Honoring and celebrating festivals is an important element of educating a child. Waldorf School of Pittsburgh celebrates and honors an array of multi-cultural traditions through a rich festival life.
In our Waldorf School, our annual celebrations and observances of the seasonal and cultural festivals help to develop children’s relationships to their larger environment. These yearly rhythms are repeated just as we keep to daily classroom routines and rituals, thus creating a safe, secure environment where learning and growing can occur. These annual observances become opportunities for experiencing nature’s seasonal changes. We bring to the children age-appropriate songs, stories, verses, games, and activities for the various turning points of the year.
Year by year, the child’s awareness and relation to the cycles in nature is deepened by these observances. We also hope to bring in this experiential way an understanding of the seasons of life itself.
Thanksgiving — Stone Soup Celebration
First Grade Rose Ceremony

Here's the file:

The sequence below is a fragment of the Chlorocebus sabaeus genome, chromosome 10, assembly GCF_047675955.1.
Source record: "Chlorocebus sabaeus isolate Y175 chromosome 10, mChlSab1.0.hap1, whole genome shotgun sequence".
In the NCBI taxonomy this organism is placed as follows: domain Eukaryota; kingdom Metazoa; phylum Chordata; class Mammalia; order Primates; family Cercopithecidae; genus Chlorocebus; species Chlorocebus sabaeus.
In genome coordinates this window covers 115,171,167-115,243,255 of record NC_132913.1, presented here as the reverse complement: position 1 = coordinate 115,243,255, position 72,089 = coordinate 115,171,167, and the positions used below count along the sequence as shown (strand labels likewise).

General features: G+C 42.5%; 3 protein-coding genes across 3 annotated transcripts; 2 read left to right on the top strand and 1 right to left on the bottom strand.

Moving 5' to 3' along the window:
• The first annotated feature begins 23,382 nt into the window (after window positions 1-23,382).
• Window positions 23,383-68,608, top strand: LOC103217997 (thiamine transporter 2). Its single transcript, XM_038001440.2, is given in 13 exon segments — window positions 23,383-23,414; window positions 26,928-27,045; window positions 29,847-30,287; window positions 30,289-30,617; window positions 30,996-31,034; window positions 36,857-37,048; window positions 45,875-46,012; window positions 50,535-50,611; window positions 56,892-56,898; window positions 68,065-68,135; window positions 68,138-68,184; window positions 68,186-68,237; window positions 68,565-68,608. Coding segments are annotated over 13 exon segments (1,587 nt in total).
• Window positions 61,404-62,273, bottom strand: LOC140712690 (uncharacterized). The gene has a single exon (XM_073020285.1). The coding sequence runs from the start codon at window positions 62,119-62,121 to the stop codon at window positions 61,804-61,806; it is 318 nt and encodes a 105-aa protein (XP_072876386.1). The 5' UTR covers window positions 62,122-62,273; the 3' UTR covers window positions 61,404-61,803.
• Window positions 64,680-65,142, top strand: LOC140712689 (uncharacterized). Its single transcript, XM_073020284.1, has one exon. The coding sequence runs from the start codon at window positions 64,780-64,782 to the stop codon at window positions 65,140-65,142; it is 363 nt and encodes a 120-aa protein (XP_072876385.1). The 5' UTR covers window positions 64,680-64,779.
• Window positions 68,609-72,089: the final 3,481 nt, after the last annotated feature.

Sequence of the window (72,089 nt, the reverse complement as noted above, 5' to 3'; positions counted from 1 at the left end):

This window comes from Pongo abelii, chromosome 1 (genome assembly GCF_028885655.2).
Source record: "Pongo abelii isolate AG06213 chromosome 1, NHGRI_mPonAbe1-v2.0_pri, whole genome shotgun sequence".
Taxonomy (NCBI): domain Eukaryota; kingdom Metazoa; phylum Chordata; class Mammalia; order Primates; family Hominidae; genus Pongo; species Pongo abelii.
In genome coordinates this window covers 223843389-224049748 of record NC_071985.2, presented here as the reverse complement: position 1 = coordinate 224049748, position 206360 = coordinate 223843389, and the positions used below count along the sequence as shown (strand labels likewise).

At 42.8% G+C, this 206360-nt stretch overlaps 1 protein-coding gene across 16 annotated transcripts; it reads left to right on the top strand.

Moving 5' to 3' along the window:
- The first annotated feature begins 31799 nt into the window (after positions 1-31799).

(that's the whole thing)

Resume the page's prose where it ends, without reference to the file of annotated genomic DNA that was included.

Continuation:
The Rose Ceremony marks the beginning of the school year. In common with fellow Waldorf schools across the globe, The Waldorf School of Pittsburgh honors the first grade students on their first day of entering the grade school with the Rose Ceremony. First graders are presented with a single rose by an eighth grade student. The Rose Ceremony is a milestone for both grades. The first graders are about to gain a new sense of self, the eighth graders are on the cusp of entering young adulthood.
The Rose Ceremony marks the beginning of a year-long journey for the first and eighth graders. Throughout the year they will work together, the eighth graders acting as shepherd and guide for the first graders through festivals, celebrations, and teaching moments such as learning how to knit.
This festival, on the first Friday of the school year, symbolizes the entrance of the first graders into the Grades program. Each student’s name is called and she/he receives a rose from a student of the eighth grade. Intended as a welcoming to the Grades, this in-school festival is open to all family members of First and Eighth Grades